the boy was bound to her until he was 21years of age which his mother was unwilling to do.  On investigating this case I found the

 boy had a very good home and was not willing to leave it - found he had been clothed well, well cared for in every way and schooled. 

I found that his mother was very poor and not able to provide for him and that he was an illegitimate child and his mother

 a notoriously bad woman.  I therefore notified Lucinda Brown that the boy must remain where he was until I could find a place

 where I could bind him out by contract.  (page 34-35)


Complainant: Jane Benjamin, Freedwoman.  Defendant: Frank Benjamin, Freedman.  Nature of Offense: Jane Benjamin made affidavit

that Frank Benjamin her husband was in the constant habit of beating her and that so severely that she thought her life was in danger and

appealed for protection.  Disposition: The parties were called together and an investigation it was proved that both parties were acting

badly towards each other.  Both parties were reprimanded and in their promise to do better in future were dismissed by the agent but by the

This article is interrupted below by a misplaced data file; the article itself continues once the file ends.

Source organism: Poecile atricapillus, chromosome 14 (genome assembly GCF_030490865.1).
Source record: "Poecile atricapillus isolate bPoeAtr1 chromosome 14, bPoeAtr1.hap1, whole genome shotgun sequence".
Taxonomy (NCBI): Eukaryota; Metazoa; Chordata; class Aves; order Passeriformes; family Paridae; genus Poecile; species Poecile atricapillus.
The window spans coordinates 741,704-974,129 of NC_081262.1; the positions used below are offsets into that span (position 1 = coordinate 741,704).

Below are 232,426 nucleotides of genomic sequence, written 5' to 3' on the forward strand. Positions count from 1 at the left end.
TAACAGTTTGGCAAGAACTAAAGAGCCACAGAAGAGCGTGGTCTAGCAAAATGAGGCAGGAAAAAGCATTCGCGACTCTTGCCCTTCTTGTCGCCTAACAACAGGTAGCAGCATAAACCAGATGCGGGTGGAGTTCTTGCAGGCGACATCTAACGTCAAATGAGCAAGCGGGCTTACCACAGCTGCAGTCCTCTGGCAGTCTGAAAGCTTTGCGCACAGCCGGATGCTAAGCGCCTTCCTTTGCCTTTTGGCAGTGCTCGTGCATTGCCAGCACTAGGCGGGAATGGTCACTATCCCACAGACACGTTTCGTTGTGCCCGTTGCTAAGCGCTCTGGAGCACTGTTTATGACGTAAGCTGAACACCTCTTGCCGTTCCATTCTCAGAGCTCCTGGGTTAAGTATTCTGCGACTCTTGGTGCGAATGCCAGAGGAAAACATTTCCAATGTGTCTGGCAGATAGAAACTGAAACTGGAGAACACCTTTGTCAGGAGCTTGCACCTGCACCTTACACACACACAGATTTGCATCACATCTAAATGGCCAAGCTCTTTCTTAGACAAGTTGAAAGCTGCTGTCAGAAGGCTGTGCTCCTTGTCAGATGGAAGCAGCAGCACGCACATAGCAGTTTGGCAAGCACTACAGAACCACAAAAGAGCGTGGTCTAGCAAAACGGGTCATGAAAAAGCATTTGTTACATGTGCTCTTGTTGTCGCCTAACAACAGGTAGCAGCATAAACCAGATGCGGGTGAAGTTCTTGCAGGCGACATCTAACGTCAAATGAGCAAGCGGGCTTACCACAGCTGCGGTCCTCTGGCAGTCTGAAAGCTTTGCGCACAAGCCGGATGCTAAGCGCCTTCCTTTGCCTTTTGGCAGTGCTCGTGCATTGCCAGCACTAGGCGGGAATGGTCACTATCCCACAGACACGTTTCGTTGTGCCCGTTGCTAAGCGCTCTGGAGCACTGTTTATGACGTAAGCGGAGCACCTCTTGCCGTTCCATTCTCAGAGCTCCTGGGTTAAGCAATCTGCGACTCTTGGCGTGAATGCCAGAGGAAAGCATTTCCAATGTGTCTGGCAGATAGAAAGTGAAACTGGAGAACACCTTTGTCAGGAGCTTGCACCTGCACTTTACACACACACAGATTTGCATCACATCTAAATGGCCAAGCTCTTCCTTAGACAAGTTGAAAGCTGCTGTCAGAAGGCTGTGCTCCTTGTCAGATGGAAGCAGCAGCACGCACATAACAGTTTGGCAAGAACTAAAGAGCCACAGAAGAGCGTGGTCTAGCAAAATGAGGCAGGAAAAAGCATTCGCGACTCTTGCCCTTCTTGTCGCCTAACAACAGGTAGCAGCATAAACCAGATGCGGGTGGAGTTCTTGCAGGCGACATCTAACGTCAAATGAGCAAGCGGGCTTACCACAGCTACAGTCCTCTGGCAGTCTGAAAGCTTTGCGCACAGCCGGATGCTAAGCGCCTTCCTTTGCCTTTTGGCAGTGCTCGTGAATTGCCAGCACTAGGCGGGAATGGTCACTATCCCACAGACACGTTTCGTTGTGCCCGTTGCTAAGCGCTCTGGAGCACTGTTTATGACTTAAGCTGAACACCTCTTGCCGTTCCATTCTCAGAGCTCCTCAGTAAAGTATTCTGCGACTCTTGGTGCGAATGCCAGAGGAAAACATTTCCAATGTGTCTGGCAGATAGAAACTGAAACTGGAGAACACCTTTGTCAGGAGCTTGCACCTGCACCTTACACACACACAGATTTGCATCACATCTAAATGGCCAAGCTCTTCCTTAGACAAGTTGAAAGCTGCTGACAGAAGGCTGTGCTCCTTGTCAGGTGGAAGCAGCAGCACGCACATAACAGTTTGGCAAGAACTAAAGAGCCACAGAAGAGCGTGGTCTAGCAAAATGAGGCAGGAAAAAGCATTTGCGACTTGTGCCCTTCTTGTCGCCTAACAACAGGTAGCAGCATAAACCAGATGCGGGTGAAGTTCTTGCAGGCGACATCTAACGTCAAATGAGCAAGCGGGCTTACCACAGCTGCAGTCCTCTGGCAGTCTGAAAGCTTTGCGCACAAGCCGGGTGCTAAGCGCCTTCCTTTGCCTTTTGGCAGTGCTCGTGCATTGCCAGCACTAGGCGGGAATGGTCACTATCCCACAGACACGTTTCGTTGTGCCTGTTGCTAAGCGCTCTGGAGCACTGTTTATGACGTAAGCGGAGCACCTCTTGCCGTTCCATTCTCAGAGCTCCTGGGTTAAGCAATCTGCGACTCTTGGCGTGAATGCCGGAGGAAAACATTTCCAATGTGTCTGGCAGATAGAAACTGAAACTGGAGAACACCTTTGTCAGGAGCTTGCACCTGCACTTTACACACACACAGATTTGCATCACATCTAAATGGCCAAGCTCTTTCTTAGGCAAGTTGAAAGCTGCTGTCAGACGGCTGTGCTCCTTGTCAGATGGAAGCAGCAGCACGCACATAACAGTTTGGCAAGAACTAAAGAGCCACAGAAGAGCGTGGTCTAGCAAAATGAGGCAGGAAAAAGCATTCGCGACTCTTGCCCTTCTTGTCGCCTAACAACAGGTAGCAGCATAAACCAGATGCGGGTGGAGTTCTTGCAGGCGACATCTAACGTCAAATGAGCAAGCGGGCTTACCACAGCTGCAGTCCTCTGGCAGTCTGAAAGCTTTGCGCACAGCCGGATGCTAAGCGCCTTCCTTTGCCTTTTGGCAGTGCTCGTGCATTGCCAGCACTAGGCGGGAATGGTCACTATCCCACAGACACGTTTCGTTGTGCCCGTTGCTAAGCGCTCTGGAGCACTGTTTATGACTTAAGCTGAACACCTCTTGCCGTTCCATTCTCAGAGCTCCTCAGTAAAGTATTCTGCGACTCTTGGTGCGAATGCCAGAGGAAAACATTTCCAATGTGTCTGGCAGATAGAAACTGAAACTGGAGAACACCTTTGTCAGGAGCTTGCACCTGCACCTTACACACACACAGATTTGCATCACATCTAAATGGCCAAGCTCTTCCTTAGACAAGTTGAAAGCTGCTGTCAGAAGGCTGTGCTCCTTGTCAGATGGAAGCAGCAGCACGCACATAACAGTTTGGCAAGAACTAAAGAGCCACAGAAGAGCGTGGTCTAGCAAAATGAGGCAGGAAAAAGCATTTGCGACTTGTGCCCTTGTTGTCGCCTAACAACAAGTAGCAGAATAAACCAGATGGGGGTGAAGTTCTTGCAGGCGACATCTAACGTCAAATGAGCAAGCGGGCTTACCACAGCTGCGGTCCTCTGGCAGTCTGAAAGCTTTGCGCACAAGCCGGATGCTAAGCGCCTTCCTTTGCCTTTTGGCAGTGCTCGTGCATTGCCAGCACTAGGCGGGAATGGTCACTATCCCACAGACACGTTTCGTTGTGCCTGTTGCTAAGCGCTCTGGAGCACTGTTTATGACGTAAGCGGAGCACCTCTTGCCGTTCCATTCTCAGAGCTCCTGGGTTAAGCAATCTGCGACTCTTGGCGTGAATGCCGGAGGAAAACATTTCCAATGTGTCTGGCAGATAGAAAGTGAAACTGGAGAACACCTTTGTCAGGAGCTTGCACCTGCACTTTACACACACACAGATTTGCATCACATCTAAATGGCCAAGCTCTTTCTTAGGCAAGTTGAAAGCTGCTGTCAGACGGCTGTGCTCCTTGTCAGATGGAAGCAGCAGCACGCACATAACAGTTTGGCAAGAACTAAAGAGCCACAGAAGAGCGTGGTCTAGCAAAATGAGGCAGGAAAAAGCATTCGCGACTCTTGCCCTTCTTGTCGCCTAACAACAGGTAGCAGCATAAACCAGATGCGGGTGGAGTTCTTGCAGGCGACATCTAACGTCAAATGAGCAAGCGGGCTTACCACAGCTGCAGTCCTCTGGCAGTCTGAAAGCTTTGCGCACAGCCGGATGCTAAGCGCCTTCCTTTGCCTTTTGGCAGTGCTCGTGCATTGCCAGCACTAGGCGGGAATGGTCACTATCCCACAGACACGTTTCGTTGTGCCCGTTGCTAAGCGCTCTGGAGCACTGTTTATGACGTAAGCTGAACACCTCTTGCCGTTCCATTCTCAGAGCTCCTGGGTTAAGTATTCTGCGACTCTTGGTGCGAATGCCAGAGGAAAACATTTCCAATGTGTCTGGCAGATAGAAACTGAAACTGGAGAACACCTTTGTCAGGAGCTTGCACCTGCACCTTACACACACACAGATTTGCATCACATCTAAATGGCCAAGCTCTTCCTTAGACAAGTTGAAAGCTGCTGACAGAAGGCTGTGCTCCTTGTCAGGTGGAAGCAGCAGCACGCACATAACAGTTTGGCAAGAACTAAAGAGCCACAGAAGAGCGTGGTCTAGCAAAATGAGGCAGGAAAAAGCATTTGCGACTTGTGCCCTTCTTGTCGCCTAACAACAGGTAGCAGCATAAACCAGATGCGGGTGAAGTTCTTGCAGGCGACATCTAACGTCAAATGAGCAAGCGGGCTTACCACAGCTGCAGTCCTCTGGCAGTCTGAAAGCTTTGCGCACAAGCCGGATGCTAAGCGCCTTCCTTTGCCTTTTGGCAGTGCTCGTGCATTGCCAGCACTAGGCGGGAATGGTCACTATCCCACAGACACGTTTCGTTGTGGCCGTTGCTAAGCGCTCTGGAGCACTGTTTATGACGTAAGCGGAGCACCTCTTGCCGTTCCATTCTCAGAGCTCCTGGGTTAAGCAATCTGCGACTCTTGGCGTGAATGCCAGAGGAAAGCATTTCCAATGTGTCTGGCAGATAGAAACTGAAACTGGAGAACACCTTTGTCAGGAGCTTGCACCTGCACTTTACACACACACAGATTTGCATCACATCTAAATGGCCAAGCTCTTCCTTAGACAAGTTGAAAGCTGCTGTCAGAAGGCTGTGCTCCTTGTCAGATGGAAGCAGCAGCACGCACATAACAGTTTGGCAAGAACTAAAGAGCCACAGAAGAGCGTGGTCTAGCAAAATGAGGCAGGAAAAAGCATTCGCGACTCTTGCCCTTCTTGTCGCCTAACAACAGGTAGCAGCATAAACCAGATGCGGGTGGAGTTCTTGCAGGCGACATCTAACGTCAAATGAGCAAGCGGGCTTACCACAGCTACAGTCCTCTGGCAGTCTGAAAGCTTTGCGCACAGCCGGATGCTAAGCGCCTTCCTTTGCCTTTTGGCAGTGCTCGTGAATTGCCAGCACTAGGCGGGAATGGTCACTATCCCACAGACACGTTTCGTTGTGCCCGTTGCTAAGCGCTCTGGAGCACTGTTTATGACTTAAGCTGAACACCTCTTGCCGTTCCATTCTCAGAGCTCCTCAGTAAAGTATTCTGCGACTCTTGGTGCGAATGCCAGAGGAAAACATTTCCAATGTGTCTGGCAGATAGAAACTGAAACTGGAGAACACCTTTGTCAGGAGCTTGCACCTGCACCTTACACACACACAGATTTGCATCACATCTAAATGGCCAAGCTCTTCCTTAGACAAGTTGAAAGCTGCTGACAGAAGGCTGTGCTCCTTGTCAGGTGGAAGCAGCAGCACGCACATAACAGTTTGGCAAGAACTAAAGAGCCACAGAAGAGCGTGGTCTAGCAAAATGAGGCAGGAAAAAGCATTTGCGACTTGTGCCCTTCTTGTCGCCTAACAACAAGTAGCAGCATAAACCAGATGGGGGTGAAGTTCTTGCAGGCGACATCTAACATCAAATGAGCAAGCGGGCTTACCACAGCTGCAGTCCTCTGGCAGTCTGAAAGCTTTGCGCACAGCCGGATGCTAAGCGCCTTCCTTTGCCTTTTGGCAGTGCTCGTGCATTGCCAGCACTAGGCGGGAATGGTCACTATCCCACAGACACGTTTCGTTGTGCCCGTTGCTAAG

same evening Benjamin having beat his wife again the affidavit was placed in the hands of the civil authorities for further action.

3 Nov 1867 (page 36-37)


Complainant: Sarah Haynes, white.  Defendant: Solomon Broach. Residence Dogwood Valley, Catoosa Co GA.  Nature of offence:

Solomon Broach was charged by Mrs Haynes with neglecting his contract.  Stating from her of making obscene remarks in his

presence and of threatening her life in case she reported him.  Disposition. An examination proved Broach guilty of most of the

charges and his general ----- being bad the case was placed in the hands of the civil authorities should he persist

in wrong doing. 7 Nov 1867. (page 38-39)


Complainant: George Sloan Freedman. Defendant: Alonzo Green, Freedman.  Residence: Dalton, GA. Nature of offense: Alonzo Green

refused to pay for a pair of pants $6.00.  Disposition: Parties called.  Green proved he had paid in full by labor.

Settled June 15, 1867.(Page 40-41)


Complainant: Thomas Tarvor, Freedman and Defendant: Timothy Ford, white. July 20, 1867.  Residence Dalton.  Ford refuses to pay

Tarvor for eight months labor at $10 per month September at various dates of $43.96, leaving $36.04 due.  Disposition: Ford and

Tarver called together. Ford proved by his books that he had overpaid Tarver who owed him Ford $1.43.  Ford making oath

to the correctness of his account before Judge Ernest.  Tarver expressed himself justified and the matter was finally

settled. (page 40-41)